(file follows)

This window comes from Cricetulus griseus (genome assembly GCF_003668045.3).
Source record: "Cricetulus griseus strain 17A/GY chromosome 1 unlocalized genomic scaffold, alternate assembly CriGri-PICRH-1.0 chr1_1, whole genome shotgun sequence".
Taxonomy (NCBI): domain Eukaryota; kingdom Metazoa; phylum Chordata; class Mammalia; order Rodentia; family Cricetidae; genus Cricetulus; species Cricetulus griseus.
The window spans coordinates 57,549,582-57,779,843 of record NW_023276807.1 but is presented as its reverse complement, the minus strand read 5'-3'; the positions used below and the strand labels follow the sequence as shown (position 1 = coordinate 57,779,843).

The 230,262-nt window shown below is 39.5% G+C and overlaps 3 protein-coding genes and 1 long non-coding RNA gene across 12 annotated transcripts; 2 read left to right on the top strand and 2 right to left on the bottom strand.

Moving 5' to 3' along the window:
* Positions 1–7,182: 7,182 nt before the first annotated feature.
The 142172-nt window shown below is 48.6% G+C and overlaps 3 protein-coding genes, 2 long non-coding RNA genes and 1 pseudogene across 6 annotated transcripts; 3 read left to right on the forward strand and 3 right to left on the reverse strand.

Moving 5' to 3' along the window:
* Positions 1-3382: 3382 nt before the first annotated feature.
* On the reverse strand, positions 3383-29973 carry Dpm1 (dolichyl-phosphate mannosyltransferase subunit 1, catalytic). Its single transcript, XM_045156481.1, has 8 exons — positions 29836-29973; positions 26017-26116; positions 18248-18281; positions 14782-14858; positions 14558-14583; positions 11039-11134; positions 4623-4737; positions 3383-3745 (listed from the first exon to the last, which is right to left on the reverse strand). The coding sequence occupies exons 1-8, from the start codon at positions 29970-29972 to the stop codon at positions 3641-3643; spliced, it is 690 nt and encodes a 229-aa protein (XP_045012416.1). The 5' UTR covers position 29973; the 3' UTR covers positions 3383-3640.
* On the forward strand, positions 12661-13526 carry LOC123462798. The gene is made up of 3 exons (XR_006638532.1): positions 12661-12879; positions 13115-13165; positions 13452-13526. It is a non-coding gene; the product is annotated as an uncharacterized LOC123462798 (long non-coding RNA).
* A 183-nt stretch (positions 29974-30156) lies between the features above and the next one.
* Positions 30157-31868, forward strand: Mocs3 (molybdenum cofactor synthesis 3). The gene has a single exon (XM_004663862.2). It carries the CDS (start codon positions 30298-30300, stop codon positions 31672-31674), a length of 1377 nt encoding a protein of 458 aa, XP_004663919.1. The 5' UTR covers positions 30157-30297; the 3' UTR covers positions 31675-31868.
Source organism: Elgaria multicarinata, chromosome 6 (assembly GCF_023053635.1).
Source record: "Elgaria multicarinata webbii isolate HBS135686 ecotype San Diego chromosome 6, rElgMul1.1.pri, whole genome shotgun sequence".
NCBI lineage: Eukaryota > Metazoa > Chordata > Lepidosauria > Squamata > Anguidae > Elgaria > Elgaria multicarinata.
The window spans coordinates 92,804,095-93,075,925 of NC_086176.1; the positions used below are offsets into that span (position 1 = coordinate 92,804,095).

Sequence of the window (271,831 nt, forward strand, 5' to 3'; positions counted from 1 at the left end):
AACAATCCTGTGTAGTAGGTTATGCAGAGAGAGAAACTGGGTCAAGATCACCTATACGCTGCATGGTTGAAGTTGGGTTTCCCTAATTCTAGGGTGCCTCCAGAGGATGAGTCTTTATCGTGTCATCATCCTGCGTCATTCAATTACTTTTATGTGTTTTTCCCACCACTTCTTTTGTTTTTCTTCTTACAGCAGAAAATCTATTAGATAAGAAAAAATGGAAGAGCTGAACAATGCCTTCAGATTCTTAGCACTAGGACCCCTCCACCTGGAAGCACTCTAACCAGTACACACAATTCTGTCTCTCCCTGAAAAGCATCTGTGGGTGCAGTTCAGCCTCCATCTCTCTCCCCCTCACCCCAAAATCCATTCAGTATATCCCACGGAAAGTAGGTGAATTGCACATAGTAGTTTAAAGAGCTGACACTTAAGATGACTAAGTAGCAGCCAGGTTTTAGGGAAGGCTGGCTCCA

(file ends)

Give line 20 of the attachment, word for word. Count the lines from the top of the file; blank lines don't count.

AACAATCCTGTGTAGTAGGTTATGCAGAGAGAGAAACTGGGTCAAGATCACCTATACGCTGCATGGTTGAAGTTGGGTTTCCCTAATTCTAGGGTGCCTCCAGAGGATGAGTCTTTATCGTGTCATCATCCTGCGTCATTCAATTACTTTTATGTGTTTTTCCCACCACTTCTTTTGTTTTTCTTCTTACAGCAGAAAATCTATTAGATAAGAAAAAATGGAAGAGCTGAACAATGCCTTCAGATTCTTAGCACTAGGACCCCTCCACCTGGAAGCACTCTAACCAGTACACACAATTCTGTCTCTCCCTGAAAAGCATCTGTGGGTGCAGTTCAGCCTCCATCTCTCTCCCCCTCACCCCAAAATCCATTCAGTATATCCCACGGAAAGTAGGTGAATTGCACATAGTAGTTTAAAGAGCTGACACTTAAGATGACTAAGTAGCAGCCAGGTTTTAGGGAAGGCTGGCTCCA